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Pedals- 1,2, or 3


stratman_dup1

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Hey all- I'm really curious to hear your pro opinion on something here. As many of you probably know I'm a newbie piano player and have been looking at weighted keyboards for some time know. I currently own a 61 key synth action board which is good for some things but learning the piano isn't one of them.I'm also getting into several octave scale runs and the 61 key board is getting to be a drag as well. On to my question.

 

I have been eyeing up the Yamaha P-80 but as far as I can tell it only has one pedal input, that being a sustain pedal. On a Piano there are three pedals, Damper, sustain, and quite honestly I don't know what the other one does yet. I guess my question is if I get a board that only allows for one or even two pedal inputs (I believe the Kurz PC2X does)will I be shortchanging myself when I get to more advanced things that utilize all the pedals on a real piano?? I'm very serious about music, and learning the piano, but can't afford a real piano plus much of my practice time is at night when an acoustic piano is not an option.

 

So to summirize, are their any digital pianos or synths out there that have a weighted 88 key bed and all three pedal inputs other than the "home" variety?? Do I really need all three pedals to play good expressive piano?? My guess is yes BTW.

 

I am trying to stay away from the "Home" variety of digital pianos because even though I don't have any plans on being a gigging piano/synth player who can say what the future holds. Who knows that in 3 or 4 years I won't want to be a gigging piano player and will therefore need a gig worthy board??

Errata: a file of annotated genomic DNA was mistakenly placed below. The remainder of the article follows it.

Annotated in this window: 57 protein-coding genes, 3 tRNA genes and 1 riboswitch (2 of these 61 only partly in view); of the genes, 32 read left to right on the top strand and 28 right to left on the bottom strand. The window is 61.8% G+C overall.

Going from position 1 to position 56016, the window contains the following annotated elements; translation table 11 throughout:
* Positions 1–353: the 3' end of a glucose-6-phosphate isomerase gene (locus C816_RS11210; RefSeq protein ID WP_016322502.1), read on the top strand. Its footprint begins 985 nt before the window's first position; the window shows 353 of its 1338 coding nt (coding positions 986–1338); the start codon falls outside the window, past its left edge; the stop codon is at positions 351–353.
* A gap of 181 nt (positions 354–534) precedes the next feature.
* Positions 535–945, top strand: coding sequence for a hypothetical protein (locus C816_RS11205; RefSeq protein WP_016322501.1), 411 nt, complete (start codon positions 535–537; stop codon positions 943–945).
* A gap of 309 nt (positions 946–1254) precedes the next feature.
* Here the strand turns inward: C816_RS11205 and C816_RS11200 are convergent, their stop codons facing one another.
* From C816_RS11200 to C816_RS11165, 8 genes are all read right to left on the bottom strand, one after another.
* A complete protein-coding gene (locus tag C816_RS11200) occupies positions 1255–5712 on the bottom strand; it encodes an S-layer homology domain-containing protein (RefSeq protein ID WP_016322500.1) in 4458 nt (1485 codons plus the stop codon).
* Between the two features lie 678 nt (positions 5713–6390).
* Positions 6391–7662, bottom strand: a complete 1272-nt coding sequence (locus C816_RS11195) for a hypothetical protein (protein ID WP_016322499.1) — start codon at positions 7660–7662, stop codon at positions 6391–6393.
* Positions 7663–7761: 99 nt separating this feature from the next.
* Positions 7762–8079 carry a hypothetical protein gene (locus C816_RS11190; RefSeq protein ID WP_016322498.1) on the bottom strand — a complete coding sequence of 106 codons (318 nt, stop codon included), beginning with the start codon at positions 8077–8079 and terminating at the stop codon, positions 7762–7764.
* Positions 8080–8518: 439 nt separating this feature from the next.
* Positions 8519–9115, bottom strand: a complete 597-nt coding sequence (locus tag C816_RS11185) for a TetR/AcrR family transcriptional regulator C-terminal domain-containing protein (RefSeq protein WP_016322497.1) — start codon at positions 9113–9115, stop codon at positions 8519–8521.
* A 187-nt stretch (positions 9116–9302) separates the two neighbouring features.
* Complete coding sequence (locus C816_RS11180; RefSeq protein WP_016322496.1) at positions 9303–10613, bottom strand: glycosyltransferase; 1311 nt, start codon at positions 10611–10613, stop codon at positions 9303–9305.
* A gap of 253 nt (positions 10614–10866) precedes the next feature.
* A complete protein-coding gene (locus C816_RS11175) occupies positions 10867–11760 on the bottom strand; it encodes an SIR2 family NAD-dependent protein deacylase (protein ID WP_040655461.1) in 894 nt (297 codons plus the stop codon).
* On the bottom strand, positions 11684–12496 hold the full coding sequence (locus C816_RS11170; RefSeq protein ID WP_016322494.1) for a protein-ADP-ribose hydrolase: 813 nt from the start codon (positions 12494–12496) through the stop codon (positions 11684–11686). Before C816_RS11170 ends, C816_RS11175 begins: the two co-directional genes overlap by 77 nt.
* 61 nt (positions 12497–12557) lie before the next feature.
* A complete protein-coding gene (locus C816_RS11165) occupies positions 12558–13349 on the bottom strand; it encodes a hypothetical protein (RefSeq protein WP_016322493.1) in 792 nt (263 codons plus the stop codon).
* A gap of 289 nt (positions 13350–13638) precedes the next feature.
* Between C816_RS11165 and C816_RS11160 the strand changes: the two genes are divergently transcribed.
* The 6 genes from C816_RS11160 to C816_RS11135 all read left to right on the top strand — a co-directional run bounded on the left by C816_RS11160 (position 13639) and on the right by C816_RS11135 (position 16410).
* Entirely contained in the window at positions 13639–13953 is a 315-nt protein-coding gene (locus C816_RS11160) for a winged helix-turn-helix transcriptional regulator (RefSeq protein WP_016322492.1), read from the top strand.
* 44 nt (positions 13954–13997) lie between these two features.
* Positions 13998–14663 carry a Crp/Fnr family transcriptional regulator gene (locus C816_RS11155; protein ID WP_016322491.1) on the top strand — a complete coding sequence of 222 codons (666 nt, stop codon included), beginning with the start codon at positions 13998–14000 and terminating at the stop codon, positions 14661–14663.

Thanks for any and all opinions.

Phil.

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On a Piano there are three pedals, Damper, sustain, and quite honestly I don't know what the other one does yet.

 

The damper pedal is the sustain pedal. The other outside pedal is a soft pedal, which slightly mutes the strings. The middle pedal is called sostenuto. It works like this - if you depress and hold it while you are holding down notes with your fingers, it will sustain only those notes. Any other notes played while the pedal is held will not be sustained.

 

Do I really need all three pedals to play good expressive piano??

 

I don't think so.

 

Personally, I would probably tell you that you don't need the other two pedals, unless you're really going to get into some serious classical piano music - if that turns out to be the case (and that may take some time), the lack of expression in the actual samples will get to you loooong before the fact that you don't have soft and sostenuto pedals, and you'll probably get a real piano.

 

Actually, I'd have to say that the majority of times that I've depressed a sostenuto pedal in my life have been to demonstrate to someone what it does... http://cwm.ragesofsanity.com/otn/realhappy/biggrin_2.gif

 

dB

:snax:

 

:keys:==> David Bryce Music • Funky Young Monks <==:rawk:

 

Professional Affiliations: Royer LabsMusic Player Network

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O.K. Thanks Dave. I appreciate the explanations and input. You've pretty much just told me what my Piano teacher told me but he has no experience with anything but a real acoustic piano so I wanted your peeps opinion, being pro digital players and all. Thanks again

Phil W.

 

BTW, Given that knowledge I guess my choices have been narrowed to the P-80 or the Kurz PC2X. I could afford the P-80 a lot easier but the controller features and B3 mode on the Kurz REALLY intrigue me. I was also considering the S-80 but I'm not really into programming sounds and that seems to be much more of a *tweak* machine than the other 2 I'm looking at.

 

Oh, and OOPS!! I meant to say Damper and soft pedals http://www.musicplayer.com/ubb/biggrin.gifhttp://www.musicplayer.com/ubb/biggrin.gif .

 

This message has been edited by Stratman on 04-09-2001 at 12:56 AM

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